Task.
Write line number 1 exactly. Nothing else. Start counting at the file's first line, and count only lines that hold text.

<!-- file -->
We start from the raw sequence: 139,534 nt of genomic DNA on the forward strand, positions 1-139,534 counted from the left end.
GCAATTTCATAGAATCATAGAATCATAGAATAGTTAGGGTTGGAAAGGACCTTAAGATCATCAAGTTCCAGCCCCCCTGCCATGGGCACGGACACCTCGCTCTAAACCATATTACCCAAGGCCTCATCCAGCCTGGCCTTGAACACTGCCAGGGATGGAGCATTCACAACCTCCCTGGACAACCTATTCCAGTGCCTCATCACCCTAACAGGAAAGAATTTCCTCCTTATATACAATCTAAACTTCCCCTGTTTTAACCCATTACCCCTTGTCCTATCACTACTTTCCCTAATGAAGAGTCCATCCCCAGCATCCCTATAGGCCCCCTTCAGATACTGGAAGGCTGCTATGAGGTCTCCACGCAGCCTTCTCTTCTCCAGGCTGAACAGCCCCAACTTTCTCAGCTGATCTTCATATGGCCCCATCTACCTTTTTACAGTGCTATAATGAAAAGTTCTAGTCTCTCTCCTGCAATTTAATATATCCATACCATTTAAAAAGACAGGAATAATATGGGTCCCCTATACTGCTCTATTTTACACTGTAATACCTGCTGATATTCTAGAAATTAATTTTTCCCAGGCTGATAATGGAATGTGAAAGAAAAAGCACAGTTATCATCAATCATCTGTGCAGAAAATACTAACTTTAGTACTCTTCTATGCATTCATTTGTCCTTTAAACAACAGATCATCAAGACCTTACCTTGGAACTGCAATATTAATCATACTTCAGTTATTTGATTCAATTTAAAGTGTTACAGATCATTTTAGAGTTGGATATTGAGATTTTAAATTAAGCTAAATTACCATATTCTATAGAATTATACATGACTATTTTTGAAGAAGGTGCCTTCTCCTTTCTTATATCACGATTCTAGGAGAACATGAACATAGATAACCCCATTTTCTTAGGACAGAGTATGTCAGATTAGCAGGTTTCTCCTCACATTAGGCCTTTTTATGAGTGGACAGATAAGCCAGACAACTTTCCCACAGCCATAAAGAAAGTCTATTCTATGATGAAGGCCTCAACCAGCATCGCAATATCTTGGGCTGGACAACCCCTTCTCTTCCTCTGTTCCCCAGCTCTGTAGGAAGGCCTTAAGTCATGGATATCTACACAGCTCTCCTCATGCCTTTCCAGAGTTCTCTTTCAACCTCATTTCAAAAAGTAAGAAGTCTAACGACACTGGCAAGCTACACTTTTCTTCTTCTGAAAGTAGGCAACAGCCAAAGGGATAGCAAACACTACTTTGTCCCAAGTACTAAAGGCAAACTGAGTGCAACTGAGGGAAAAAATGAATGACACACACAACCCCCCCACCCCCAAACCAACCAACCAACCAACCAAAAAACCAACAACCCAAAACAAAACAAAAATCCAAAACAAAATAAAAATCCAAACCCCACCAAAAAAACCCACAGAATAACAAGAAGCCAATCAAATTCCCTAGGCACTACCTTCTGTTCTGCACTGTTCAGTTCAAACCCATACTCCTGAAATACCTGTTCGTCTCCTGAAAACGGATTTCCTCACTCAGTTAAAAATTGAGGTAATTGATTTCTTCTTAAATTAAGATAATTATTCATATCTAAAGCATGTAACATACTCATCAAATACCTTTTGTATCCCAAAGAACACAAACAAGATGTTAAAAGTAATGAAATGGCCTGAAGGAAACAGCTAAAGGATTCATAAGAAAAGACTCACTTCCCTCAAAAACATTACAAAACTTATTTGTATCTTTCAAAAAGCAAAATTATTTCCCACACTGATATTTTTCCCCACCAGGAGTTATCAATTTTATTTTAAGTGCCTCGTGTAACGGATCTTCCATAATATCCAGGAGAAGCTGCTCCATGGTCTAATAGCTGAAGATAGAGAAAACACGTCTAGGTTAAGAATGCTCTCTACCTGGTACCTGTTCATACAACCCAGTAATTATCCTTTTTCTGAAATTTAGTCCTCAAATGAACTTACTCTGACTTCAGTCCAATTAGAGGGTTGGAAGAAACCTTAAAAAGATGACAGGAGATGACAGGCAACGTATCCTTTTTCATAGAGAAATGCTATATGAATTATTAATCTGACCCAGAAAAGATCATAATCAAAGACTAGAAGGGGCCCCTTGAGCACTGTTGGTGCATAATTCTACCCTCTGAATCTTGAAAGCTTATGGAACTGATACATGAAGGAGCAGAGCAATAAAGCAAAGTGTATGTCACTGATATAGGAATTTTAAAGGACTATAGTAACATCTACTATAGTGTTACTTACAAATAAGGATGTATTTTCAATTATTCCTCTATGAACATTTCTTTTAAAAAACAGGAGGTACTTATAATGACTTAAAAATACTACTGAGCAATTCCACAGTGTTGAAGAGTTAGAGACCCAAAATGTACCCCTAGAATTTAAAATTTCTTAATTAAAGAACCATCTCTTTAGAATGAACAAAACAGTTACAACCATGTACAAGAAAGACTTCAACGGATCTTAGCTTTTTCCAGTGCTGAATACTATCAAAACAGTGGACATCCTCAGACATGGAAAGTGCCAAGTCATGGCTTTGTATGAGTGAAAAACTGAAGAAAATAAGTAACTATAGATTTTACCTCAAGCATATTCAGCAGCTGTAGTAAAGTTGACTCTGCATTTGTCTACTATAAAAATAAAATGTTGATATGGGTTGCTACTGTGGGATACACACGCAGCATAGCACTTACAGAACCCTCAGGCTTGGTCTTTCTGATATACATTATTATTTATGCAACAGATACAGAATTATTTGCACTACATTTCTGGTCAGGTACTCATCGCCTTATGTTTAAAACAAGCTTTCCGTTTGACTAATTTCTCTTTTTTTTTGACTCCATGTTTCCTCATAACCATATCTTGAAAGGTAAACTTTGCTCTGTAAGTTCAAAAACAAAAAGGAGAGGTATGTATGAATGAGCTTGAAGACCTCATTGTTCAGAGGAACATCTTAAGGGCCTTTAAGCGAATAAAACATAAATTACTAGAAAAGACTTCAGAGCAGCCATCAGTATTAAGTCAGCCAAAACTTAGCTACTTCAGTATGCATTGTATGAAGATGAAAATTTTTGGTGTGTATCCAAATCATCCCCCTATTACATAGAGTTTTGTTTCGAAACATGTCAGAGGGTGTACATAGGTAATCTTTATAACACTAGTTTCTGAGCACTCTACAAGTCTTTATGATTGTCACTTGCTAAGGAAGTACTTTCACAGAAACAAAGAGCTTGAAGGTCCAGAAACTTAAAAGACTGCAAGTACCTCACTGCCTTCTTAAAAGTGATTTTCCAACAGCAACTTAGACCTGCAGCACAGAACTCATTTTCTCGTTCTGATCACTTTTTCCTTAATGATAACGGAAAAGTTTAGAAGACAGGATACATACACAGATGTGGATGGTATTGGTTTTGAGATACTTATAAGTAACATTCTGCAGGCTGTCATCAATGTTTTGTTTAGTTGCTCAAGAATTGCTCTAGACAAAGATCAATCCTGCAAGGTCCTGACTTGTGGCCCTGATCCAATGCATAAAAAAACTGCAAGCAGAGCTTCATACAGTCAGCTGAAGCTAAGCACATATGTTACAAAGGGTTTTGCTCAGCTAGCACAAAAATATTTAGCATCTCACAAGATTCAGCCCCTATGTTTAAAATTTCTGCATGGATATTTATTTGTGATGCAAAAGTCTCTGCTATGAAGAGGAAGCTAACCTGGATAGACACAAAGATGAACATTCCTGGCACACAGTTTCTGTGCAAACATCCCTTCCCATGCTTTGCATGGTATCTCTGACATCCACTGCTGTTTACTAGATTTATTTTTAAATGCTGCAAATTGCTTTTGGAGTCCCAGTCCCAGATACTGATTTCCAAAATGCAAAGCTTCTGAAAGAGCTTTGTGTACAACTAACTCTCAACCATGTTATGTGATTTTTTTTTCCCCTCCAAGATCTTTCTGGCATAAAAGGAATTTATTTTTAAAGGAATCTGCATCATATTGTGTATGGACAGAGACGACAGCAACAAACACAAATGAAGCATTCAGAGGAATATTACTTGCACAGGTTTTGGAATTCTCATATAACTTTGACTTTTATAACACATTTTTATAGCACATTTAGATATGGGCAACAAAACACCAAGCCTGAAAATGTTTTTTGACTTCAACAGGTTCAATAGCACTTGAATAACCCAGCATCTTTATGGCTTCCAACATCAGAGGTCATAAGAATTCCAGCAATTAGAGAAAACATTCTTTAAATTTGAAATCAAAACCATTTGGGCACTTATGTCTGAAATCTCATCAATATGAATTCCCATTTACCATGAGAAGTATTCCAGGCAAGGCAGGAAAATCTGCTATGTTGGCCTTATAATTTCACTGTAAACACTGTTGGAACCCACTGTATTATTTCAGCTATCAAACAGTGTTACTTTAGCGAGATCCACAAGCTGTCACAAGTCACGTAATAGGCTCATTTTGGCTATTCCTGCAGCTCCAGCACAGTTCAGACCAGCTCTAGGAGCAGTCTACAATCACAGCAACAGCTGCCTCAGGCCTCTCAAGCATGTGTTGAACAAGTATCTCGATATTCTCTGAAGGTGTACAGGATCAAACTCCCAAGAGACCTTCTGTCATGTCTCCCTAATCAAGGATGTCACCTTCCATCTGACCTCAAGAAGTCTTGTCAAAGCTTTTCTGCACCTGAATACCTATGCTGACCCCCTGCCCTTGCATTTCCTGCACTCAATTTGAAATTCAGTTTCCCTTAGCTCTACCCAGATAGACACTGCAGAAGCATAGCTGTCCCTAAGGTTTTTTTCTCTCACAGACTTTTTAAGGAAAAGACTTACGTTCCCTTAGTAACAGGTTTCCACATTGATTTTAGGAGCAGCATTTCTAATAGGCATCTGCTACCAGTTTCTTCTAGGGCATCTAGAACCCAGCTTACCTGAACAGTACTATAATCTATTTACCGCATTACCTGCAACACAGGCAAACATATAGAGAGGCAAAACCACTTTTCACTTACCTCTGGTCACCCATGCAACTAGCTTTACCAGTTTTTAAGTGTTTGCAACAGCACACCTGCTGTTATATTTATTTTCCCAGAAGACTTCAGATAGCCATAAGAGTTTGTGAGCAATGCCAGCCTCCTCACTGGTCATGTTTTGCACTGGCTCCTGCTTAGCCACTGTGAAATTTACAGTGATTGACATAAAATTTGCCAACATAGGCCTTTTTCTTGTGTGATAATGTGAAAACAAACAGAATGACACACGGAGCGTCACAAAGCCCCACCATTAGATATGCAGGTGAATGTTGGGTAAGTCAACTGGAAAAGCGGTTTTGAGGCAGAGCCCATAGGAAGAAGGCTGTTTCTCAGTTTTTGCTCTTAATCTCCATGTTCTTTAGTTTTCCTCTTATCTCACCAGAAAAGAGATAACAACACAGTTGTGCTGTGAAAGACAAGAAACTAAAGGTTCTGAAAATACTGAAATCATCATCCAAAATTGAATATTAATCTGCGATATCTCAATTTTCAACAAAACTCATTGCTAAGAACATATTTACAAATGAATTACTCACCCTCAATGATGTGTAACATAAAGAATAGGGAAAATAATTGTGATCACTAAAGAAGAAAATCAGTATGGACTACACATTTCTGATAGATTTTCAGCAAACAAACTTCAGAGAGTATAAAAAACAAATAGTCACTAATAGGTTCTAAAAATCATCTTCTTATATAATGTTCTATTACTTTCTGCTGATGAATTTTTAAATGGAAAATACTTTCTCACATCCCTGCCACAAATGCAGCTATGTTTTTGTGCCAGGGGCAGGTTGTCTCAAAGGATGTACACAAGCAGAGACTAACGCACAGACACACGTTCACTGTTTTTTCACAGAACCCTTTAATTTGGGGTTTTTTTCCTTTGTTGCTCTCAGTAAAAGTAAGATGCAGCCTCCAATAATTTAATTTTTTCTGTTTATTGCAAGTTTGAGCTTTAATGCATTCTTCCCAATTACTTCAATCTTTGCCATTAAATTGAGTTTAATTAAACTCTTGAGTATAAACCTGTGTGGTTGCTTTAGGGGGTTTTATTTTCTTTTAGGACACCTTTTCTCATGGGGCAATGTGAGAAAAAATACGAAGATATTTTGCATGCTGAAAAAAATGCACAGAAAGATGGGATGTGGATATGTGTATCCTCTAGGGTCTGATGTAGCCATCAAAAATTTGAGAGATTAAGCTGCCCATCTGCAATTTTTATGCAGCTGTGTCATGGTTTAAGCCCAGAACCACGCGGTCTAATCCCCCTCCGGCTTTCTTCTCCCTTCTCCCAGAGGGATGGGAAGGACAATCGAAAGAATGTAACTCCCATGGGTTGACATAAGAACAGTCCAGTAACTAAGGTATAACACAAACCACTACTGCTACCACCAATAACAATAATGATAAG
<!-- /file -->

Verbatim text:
We start from the raw sequence: 139,534 nt of genomic DNA on the forward strand, positions 1-139,534 counted from the left end.